Depending on the religion, faith is belief in a god or gods or in the doctrines or teachings of the religion. Informal usage of faith can be quite broad, including trust or belief without proof, and "faith" is often used as a substitute for "hope", "trust" or "belief". Some critics of faith have argued that faith is opposed to reason. In contrast, some advocates of faith argue that the proper domain of faith concerns questions which cannot be settled by evidence. This is exemplified by attitudes about the future, which (by definition) has not yet occurred.
Famous quotes containing the word faith:
“I have no faith in our hypocritical, false, hysterical, uneducated and lazy intelligentsia when they suffer and complain: their oppression comes from within. I believe in individual people. I see salvation in discrete individuals, intellectuals and peasants, strewn hither and yon throughout Russia. They have the strength, although there are few of them.”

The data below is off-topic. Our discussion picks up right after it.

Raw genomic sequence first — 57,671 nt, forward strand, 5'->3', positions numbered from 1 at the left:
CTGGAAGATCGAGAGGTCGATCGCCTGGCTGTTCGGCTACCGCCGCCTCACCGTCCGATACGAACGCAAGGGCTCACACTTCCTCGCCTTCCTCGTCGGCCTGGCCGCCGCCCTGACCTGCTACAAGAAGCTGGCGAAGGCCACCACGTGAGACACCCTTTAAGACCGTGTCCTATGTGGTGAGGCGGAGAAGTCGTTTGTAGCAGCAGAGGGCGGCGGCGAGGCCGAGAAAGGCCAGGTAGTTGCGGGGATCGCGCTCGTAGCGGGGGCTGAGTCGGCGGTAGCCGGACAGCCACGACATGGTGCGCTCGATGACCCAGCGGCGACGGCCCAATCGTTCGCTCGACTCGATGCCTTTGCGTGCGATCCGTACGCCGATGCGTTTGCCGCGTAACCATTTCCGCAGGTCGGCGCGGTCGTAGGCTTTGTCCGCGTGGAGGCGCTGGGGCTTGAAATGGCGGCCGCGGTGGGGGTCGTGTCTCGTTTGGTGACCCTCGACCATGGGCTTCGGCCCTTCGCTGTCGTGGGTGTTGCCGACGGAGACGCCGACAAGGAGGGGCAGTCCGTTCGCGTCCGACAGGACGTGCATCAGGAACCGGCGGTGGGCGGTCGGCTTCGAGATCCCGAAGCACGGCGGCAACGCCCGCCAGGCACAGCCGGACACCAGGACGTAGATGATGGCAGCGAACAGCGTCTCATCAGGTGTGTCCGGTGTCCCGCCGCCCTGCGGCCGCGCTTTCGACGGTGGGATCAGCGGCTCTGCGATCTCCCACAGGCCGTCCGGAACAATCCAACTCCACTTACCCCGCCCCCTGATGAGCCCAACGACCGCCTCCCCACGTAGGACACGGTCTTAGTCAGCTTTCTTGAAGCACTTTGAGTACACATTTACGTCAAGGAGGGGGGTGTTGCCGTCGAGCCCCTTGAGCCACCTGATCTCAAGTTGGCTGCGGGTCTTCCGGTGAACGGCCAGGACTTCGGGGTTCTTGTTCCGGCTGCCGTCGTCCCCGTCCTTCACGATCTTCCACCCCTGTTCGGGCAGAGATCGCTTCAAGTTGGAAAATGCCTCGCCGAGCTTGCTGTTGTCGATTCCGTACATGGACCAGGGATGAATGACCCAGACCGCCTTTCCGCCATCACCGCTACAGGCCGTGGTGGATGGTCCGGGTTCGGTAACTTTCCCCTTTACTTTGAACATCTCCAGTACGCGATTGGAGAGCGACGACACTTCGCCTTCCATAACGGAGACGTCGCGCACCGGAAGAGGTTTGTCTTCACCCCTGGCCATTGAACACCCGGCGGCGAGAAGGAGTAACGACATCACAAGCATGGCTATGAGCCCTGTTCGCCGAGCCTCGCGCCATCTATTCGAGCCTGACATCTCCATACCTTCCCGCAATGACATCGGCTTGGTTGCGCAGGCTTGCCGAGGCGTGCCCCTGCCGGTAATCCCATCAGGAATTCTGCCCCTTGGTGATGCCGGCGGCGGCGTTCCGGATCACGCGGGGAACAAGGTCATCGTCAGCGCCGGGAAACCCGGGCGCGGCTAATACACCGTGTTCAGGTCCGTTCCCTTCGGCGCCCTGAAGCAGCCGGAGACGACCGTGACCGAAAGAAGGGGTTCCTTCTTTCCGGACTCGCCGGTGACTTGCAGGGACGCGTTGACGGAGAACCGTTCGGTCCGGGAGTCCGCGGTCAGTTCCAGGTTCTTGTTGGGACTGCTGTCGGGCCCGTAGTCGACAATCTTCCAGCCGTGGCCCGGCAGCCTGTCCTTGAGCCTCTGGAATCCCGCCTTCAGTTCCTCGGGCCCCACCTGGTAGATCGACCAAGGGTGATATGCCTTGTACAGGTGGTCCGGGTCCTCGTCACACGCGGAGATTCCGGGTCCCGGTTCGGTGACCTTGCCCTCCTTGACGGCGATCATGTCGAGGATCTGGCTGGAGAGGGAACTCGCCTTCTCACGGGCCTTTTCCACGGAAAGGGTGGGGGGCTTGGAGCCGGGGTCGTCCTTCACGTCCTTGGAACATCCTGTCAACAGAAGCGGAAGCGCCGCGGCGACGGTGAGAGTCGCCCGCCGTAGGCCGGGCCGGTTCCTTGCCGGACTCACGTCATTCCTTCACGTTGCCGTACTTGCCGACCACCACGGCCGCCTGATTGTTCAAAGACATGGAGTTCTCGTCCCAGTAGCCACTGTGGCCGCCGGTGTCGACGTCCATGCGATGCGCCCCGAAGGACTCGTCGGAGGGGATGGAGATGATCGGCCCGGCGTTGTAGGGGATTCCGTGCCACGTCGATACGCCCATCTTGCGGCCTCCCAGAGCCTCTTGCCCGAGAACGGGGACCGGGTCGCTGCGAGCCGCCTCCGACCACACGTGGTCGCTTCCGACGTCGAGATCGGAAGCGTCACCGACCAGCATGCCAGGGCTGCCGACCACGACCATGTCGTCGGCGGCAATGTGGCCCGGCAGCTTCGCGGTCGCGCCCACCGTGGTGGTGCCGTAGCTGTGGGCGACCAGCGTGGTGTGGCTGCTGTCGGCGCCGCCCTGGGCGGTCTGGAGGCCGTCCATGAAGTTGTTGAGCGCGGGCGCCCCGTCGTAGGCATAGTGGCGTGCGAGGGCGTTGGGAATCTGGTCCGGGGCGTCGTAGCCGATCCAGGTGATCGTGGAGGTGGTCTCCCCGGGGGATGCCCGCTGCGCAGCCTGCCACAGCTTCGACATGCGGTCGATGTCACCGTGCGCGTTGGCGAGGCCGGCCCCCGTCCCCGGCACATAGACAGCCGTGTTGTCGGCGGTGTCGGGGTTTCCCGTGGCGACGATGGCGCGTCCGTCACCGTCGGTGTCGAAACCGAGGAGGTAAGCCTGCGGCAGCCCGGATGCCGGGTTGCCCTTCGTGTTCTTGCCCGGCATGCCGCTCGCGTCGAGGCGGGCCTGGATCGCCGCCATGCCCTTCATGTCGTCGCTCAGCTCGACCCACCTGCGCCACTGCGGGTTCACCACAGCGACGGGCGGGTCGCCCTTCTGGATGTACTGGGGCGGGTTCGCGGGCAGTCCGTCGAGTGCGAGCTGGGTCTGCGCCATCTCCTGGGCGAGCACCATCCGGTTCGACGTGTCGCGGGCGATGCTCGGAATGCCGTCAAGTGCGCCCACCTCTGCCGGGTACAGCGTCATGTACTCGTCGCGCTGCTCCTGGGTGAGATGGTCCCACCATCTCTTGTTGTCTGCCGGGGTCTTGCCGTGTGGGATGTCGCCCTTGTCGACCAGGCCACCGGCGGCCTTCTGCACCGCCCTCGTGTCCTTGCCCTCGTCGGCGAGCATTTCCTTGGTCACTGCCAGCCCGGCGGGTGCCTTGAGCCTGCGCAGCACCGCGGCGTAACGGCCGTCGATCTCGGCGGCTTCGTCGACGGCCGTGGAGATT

—Anton Pavlovich Chekhov (18601904)
“Adjoining a refreshment stand ... is a small frame ice house ... with a whitewashed advertisement on its brown front stating, simply, Ice. Glory to Jesus. The proprietor of the establishment is a religious man who has seized the opportunity to broadcast his business and his faith at the same time.”
—For the State of New Jersey, U.S. public relief program (1935-1943)
“What is faith but a kind of betting or speculation after all? It should be, I bet that my Redeemer liveth.”
—Samuel Butler (18351902)